Since the representative’s work last year, support towards such legislation is growing. She has done presentations about medical aid in dying at the First Unitarian Church and the Humanists of Utah. Additionally, volunteers from Compassion & Choices, the nation’s largest organization working to expand health care options at end of life, have spoken at local community groups to provide information and resources.

I believe every person in Utah should have the inalienable right to death as well as life and urge fellow residents to join this important movement.

This article was originally published in Letters to the Editor, The Public Forum, The Salt Lake Tribune, on December 28, 2023.  Kathi is a member of HoU

On 12/30 the Salt Lake Tribune reprinted an article from the New York Times which told the story of the writer’s personal experience with a family member choosing MAID.  Read the story here.

–Kathi Geisler

Chaplain’s Corner

It’s All Good Enough

I believe that video games have helped save my life. Specifically, mobile games that I play on my phone and tablet. I like the genre called Idle RPGs, beautiful games that include the enjoyment of collecting and improving characters, without taking up too much of my time. I always am playing a few of them, checking in several times a day.

When I was at my most depressed after my second divorce, these games established a pivot point in hard days. I would do different things depending on what I felt up for: my foundation was just holding still, keeping myself safe (I spent a lot of time in bed, and actually still do). I would rest as needed. If I felt good enough, I would watch something. And interestingly, it was playing my mobile games that got me to a point where I could get work done. Play is psychologically powerful because it bridges imagination and reality. Play is productive adjacent, because games have their own rules, so we feel like we’ve done something meaningful while we are also relaxing. Play is especially powerful when we play with others. For me, play that felt productive got my mind ready to do work that was productive.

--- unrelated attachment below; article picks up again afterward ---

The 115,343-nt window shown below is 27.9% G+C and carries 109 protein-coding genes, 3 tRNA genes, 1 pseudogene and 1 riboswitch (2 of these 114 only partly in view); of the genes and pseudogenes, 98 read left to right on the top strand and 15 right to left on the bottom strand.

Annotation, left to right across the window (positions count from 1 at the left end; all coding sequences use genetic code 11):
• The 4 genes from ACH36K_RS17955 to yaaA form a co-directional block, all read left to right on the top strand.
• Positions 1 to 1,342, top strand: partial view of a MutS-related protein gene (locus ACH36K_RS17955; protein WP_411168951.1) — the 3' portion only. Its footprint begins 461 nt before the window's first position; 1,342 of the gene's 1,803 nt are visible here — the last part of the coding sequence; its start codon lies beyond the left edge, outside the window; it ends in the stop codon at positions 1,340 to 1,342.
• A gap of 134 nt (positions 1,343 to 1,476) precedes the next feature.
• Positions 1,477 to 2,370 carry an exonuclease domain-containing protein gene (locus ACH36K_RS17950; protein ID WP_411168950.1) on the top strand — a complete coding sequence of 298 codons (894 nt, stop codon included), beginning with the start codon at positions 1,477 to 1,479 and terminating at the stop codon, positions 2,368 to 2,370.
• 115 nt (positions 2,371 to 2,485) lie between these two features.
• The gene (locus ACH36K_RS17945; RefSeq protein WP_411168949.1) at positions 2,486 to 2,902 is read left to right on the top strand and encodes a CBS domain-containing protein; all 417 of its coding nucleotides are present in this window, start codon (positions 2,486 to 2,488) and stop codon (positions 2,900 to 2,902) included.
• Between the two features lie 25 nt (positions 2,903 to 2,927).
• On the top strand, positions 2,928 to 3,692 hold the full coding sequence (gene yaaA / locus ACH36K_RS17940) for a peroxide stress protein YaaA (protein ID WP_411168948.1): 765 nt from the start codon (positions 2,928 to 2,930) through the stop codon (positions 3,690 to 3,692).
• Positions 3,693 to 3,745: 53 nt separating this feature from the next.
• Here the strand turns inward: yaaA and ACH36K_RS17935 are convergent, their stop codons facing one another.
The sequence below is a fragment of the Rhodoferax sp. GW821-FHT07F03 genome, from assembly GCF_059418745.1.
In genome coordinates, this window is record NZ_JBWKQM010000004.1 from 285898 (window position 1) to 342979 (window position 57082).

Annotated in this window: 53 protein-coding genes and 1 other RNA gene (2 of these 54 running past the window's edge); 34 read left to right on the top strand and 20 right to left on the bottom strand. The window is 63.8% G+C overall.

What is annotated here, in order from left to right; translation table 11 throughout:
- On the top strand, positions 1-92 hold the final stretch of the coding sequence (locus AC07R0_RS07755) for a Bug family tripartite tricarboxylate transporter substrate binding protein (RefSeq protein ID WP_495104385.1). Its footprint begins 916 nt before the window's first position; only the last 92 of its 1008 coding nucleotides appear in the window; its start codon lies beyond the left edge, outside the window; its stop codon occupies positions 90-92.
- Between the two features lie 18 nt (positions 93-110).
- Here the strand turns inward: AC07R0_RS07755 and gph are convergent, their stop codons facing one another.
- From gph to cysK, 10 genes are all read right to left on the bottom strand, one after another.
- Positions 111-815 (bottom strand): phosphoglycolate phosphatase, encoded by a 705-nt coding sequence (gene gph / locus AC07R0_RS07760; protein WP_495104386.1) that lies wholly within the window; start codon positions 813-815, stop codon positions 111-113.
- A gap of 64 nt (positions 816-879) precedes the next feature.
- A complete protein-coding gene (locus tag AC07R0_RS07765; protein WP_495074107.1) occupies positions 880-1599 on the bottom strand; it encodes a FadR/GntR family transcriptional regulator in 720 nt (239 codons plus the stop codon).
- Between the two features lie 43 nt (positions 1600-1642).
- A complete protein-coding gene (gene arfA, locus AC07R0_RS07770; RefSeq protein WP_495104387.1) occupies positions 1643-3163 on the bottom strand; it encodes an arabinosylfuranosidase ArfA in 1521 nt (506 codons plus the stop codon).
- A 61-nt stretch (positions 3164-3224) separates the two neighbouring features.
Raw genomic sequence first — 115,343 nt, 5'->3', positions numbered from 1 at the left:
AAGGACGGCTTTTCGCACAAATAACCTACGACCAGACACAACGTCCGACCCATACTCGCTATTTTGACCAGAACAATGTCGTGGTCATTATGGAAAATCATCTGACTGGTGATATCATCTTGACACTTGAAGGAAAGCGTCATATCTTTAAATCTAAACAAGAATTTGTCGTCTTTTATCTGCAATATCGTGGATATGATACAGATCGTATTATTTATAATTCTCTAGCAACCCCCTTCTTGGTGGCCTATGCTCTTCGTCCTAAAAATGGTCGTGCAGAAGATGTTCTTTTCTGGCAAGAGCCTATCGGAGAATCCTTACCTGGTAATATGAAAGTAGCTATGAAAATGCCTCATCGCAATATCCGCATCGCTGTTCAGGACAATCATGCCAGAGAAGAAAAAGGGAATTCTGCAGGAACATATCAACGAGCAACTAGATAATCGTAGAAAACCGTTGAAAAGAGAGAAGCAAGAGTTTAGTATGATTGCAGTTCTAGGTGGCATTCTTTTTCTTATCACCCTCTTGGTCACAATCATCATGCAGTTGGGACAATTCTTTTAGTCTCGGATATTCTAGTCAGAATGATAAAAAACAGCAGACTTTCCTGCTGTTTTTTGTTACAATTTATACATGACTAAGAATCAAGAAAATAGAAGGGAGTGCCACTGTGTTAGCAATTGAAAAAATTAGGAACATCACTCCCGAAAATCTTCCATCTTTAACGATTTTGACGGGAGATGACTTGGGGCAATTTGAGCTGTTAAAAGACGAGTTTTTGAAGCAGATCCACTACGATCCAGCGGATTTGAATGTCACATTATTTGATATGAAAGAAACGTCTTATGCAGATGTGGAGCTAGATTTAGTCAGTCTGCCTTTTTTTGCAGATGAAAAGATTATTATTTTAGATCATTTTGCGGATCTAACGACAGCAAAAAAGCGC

This is one of the poignant things about being conscious… something seemingly silly and unimportant can be a matter of life and death. One of the most important practices I have developed for my own self-care is to release judgment about what works for me, or about how I work. The secret to change is to realize that change isn’t needed, not exactly. I believe we don’t so much need to become different as much as we need to be the same, differently. Meaning that we can get curious about how we work, and then work to become the healthiest version of how we are naturally.

Healthy behavior isn’t so much about what we like as it is our *relationship* to what we like. We can have healthy habits around pretty much anything. For example, I really enjoy whisky. I enjoy sipping it when I choose, but I never feel the need to drink it. I recently shifted from always having whisky on hand to only buying it for special occasions. I’m currently readying myself to pivot to only buying alcohol one or two times a year.

It is powerful to add accountability and intention to compassionate curious acceptance.

We can get clear about what we value and what we enjoy, and then ask ourselves what we want to do about what we value and what we enjoy. So in my case, I enjoy whisky, and choose mostly not to drink it. I enjoy video games, but choose not to play video games that take hours to play.